Day began moodily. Three of us in the truck. Yawning and untalkative. Yet to adjust to the darkerness of autumn. Its presentiment to wetness and slippery things. The rain an obstacle to thought. Slick hours to muddle through.
By lunch the rain had let up. Some blue sky. A little sunshine. Our spirits more amiable. Arrive at our afternoon appointment. On Point Drive, blocky concrete mansion overlooking ocean. A new client. Scheduled for basic clean-up and consultation for further maintenance.
Daz doesn’t like the look of it. Is less impressed that we have to buzz in at the gate.
Our contact is Barbara. Her voice perky and cheerful through the speaker. We’re told to go around back. Which takes longer than it should. A juking path of stairs and gates, up and down and around the behemoth house.
Barbara meets us by the gate. She’s surprisingly young—mid 30’s, say (expected 40’s or 50’s)—and disarmingly attractive in modest attire of snug capris and forest green hoodie, loose but suggestive. Her red hair’s in a ponytail. She’s wearing platform sandals. Her toenails are glossed but not colored. An energetic aura envelops her. She’s all smiles and can’t wait to get started.
We quickly tour the ‘yard’, a large space of mostly hard stuff: massive deck (with bar and kitchen), jellybean pool, sunken hot tub, sitting areas, an arbor, two or three immaculate cedar ‘sheds’, a lavish set of fountains and planters, and paths galore. The lot of it set in slate and capped and trimmed with sand-colored concrete. Artificial grass snaking throughout. An assortment of fine trees—especially the paperbark maple by the pool.
A pretty penny went into this place. It looks like a magazine. But the beds are a mess.
Amber and Daz get started while I take a more detailed walk with Barbara. Friendly and excitable, she touches me as she explains that she and her husband bought the place in spring but had been so busy traveling they hadn’t time to consider the state of their yard. She giddily rattled off the places they’d gone and led me down the stairs at the bottom of the property. A wide concourse with a prize view of the ocean.
To this point I haven’t said much. Just half-listening as I note details relevant to the job.
On the concourse we stand at the rail. Barbara asks what I think of the view. I say it’s amazing. She says this is her favorite spot in the yard. “I love the breeze.”
She lets down her hair and shakes it out.
“What about you?”
Her voice has softened. She’s looking at me. I look back but am speechless.
“Do you like an ocean breeze?”
I look out at the ocean.
She unzips her hoodie.
I can’t bear to look.
“That’s better,” she says.
On the rocky beach below a man, a toddler, and a dog.
Her arm touching mine on the rail, then her hip.…
“It’s like there’s no one else in the world out here.”
Then her other hand laying softly on my wrist.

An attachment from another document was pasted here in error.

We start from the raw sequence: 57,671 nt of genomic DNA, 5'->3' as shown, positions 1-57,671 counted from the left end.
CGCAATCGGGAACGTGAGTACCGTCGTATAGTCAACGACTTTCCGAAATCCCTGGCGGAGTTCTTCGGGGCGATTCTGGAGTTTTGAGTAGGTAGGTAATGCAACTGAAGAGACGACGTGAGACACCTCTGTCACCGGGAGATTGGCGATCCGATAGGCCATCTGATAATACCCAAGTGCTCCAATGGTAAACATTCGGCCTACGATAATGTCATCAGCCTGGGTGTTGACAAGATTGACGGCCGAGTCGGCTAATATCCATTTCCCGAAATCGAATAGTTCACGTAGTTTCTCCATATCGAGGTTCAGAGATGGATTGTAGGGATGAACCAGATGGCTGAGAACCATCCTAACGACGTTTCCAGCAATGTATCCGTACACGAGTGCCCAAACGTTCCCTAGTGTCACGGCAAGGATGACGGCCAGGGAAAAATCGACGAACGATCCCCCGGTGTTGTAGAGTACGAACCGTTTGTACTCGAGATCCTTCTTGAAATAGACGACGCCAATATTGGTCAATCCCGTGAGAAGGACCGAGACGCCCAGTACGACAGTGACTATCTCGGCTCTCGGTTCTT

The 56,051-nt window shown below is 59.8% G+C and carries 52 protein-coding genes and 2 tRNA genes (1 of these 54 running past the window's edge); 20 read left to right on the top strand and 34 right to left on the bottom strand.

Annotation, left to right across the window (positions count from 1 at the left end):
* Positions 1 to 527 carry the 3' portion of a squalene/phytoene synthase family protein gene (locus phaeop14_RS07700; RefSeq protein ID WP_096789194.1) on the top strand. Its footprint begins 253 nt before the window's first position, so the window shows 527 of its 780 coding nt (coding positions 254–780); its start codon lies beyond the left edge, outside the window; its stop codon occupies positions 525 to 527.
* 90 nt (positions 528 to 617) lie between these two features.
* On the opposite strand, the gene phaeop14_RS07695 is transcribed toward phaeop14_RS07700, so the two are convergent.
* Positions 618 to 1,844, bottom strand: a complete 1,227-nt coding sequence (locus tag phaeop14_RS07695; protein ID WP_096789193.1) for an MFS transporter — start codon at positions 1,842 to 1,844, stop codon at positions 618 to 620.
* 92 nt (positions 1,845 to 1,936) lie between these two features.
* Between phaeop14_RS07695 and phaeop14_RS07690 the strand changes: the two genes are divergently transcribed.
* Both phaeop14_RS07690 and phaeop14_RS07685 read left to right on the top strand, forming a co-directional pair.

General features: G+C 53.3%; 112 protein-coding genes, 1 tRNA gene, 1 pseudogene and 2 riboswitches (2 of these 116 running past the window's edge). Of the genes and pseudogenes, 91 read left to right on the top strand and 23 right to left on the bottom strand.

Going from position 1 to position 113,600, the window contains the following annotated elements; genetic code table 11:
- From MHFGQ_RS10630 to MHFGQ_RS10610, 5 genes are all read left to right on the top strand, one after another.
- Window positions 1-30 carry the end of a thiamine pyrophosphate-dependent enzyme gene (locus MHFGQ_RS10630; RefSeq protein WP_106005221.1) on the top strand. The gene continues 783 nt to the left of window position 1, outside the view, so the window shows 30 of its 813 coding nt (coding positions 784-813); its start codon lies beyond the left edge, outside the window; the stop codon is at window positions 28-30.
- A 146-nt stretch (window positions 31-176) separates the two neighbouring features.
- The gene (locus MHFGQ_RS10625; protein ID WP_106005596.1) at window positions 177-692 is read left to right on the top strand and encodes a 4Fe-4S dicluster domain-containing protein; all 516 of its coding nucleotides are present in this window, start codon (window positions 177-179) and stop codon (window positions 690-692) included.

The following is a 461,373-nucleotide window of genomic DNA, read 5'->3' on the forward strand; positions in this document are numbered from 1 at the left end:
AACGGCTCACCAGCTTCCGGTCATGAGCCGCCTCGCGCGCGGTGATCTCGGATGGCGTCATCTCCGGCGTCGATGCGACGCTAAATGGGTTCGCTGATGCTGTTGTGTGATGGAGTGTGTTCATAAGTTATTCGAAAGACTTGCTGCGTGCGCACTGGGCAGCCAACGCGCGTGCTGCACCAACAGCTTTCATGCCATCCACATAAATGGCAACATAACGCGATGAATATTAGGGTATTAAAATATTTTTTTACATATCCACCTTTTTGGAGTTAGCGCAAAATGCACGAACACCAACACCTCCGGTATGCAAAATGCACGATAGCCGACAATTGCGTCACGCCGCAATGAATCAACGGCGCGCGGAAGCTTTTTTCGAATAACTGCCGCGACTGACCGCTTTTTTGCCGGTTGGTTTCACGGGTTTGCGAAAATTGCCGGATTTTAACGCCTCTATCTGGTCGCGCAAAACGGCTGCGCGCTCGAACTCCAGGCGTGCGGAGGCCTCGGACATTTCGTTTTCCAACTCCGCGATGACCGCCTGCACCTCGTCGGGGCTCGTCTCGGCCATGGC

“Except them,” I say.
She laughs, turns her womanhood toward me.
Right there. On full display. I tell myself this isn’t happening.
Which is about when the yelling starts and the action begins.
The yelling is drunken male and coming from the direction of the house.
“Oh, shit,” Barbara says. “That’s my husband.”
I’ve got enough sense to ensure Barbara has zippered her wares back in before we run up.
Second floor balcony. Man in white robe and blue boxers, brandishing what looks like green bottle of wine. He’s yelling at Daz, who’s weeding around the paperbark maple.
Barbara and I have missed the thrust of the initial outburst, but once the man sees us he’s at it again.
“I want that fucken tree down.”
He’s a balding, barrel-bodied sort with deeply tanned and hairless chest.
Barbara tries to calm him. Has opposite effect.
“This is my house. I pay the bills. What I say goes.”
He turns attention to Daz again.
“And I say the tree comes down.”
Daz looks at me.
Barbara pipes in. Says they should talk about it later.
“Either they take the fucken tree down. Right now. Or I do it myself.”
Barbara says he’s drunk. As if scenes like this are normal.
His anger expands. He unleashes a great growl and launches the wine bottle. It smashes at the edge of the pool. Green shards and red wine bleeding in the water.
Barbara shakes her head.
Her husband disappears inside.
Barbara comes over to where Daz, Amber and me are standing. She’s apologizing and trying to get her hair tied back.
Husband comes out carrying chainsaw. He’s clearly smashed but on a mission. This is looking dangerous. I say that now might not be the best time to use the chainsaw.
“Don’t you fucken tell me what to do.”
He’s an angry ugly man.
The four of us watch as he wobbily stalks toward the tree, his leather flip-flops snapping against his feet. He gets into the bed, pulls the cord. Doesn’t catch. Pulls cord again, looses his balance. The chainsaw flies into the pool. He falls toward tree, hits shoulder against lower bough, falls to ground (a mass of Corsican mint and baby’s tears), and doesn’t get up.
Quite a fucking afternoon.
And all Wendy and Liz wanted to know was if Barbara’s boobs were real.